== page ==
Building your social capital

It’s a new year full of new opportunities, so now is the perfect time to start building your social capital.

 

We now have numerous ways to measure business finances, thanks to technology, but measuring your social capital is also critical. Explore new ways to measure and build up social capital, and ensure that you invest your time and efforts effectively.

 

Social capital can be broadly defined as strengthening your organisation by focusing on the development of personal and professional networks.

 

Take a strategic approach to building social capital so you achieve outcomes that are right for you and your business. Here are a few ideas to get you started:

 

1.      Network and form trusted relationships

 

There are many local networking groups in the area and now is a good time to give several a try, to find the right fit for you. Once you have decided on the most appropriate group, determine how much time you will devote to attending events and consider the associated return on investment. Extract the most from networking groups through regular attendance at events, as this gives people a chance to know you and develop trusted relationships. Remember your networking etiquette and don’t just turn up expecting to sell. Access the Sutherland Shire Council’s list of networking groups and try one out.

 

2.      Sponsor a local charity or volunteer for a cause

 

Linking your business with a local charity or Not-for-Profit (NFP) is a great way to show your commitment to your local community. Set aside part of your budget to provide much-needed financial support to an NFP or cause. Share your expertise on a volunteer basis. Make sure that you promote your involvement on your website or LinkedIn profile, and take advantage of relevant public speaking opportunities and more. Access the Sutherland Shire Council’s Community Services Directory to find a local charity or NFP.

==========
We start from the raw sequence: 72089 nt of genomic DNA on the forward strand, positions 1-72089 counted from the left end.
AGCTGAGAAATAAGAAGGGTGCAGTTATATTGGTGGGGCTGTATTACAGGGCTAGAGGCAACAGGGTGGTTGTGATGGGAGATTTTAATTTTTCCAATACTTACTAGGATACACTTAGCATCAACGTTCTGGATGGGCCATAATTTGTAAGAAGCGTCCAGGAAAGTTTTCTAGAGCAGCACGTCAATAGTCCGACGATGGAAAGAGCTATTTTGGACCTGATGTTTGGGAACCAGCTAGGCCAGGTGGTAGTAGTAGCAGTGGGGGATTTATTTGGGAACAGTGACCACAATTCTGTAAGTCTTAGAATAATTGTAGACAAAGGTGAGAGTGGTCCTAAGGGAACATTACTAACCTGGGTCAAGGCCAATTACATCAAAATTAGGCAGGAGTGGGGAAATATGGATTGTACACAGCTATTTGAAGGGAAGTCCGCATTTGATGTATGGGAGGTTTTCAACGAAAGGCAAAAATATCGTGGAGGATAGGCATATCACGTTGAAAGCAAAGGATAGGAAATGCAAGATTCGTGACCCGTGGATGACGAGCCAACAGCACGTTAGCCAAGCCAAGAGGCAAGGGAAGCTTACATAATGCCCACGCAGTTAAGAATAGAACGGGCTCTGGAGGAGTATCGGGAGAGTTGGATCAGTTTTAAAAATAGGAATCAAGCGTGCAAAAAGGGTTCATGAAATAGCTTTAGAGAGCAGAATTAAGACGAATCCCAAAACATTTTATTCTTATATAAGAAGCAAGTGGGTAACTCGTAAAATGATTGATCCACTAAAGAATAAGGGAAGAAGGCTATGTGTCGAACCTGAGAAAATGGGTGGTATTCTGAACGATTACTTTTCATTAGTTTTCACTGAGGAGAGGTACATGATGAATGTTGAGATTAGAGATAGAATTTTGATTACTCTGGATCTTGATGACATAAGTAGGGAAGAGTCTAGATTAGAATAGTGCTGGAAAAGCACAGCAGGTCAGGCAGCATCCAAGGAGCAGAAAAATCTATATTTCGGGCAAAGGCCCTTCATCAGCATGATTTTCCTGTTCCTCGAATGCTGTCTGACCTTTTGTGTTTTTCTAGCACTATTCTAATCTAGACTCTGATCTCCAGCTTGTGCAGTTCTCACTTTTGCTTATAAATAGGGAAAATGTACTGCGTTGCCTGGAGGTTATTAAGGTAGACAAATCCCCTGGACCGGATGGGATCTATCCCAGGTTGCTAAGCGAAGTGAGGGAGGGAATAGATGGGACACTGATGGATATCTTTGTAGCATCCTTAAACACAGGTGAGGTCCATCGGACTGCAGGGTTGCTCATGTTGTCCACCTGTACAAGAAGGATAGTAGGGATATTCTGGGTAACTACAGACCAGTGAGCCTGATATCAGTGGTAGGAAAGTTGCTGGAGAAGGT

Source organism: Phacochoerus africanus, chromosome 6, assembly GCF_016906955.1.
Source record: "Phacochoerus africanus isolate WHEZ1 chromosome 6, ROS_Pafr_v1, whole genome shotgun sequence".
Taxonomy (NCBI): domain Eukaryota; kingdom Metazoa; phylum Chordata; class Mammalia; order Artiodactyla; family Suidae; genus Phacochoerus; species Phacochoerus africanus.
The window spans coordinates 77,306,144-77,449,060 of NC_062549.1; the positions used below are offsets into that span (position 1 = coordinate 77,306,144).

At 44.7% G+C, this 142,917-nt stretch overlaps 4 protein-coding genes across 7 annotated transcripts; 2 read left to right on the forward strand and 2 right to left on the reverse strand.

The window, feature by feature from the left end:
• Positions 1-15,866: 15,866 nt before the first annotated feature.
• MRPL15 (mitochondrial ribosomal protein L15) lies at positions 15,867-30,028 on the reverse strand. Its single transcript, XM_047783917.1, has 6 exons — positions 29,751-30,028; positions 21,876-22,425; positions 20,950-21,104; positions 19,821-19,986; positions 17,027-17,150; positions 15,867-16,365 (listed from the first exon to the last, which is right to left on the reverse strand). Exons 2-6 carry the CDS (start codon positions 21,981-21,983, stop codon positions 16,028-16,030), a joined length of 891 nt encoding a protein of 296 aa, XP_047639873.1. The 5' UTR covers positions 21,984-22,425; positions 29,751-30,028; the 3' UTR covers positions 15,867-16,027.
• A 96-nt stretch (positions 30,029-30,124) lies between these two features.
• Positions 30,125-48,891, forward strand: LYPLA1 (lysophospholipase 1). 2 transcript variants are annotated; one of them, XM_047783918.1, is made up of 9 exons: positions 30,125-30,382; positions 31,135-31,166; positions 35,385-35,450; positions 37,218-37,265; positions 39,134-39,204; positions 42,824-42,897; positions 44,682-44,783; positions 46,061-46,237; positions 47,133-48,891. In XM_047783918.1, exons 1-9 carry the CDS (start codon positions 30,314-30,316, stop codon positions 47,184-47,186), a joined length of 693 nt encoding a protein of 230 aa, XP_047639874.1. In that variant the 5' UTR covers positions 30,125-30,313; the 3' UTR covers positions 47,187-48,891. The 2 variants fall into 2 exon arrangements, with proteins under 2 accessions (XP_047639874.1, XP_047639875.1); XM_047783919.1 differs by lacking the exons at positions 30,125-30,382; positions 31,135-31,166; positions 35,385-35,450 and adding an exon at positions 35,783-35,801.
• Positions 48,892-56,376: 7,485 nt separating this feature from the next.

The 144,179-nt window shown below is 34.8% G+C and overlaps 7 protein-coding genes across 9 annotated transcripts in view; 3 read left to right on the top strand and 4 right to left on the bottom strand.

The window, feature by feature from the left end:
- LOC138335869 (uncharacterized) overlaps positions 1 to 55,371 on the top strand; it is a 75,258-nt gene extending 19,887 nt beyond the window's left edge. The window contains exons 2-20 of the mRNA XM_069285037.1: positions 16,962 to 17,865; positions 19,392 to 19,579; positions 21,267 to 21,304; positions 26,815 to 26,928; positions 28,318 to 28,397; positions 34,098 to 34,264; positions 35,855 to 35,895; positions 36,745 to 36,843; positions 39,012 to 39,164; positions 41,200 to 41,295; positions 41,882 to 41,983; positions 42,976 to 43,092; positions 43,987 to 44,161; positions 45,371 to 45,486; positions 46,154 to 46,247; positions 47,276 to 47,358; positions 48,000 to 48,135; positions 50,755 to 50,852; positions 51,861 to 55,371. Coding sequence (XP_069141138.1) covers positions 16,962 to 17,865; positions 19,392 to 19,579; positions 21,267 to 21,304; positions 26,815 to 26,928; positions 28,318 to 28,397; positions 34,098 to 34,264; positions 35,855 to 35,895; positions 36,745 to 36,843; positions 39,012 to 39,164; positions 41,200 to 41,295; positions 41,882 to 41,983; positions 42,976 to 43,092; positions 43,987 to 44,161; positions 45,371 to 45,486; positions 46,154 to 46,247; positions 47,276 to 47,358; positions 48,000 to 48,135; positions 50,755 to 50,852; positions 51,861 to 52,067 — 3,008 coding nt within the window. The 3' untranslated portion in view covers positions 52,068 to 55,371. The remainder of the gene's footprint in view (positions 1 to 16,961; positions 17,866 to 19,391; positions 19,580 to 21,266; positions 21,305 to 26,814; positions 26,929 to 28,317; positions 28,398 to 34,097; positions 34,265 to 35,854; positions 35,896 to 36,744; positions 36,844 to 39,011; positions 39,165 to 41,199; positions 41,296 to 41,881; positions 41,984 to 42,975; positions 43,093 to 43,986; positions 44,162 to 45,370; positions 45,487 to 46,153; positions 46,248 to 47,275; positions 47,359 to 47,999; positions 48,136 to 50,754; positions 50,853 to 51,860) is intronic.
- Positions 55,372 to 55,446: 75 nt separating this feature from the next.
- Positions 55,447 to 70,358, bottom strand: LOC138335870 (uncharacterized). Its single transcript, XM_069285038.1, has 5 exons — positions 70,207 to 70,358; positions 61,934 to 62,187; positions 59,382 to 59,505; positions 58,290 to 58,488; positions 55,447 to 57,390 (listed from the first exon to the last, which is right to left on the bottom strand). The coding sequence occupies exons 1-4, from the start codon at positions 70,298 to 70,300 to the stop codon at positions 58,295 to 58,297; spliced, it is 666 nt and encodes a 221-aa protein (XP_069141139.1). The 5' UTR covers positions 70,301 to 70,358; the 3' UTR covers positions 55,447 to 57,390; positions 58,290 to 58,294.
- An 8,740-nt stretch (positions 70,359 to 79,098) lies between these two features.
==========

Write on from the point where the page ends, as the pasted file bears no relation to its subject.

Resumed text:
3.      Face-to-face meetings have value

While online correspondence and messaging have their place, nothing beats in-person meetings when getting to know a potential customer, provider or someone who might refer your business one day. There are plenty of great cafes in the Sutherland Shire for that initial get-together.

 

4.      Monitor local news developments

 

Become aware of local issues and opportunities by monitoring your preferred local news sites and Facebook groups, as there may be a chance to offer your goods or services to meet a community need.

  

5.      Ensure your marketing reflects your commitment to your community

Make sure that your Google My Business listing, website, social media presence, shopfront, signage, brochures or customer service activities are authentic, current and relevant because they are an extension of your local presence.

 

6.      Be strategic and stick to your objectives

 

Having a documented and up-to-date business and marketing plan will provide structure for your social capital activities. Setting desired outcomes helps ensure that you value your time appropriately and will hit the right targets. Like all phases of business development, building your social capital isn’t a sprint, it’s a marathon. When done right, social capital acquisition can make a big difference to your success.

  

By Joanne Ryan

 

Joanne Ryan is Managing Director of Infodec Communications, an experienced and long-established communications, strategy and marketing company located in Miranda.

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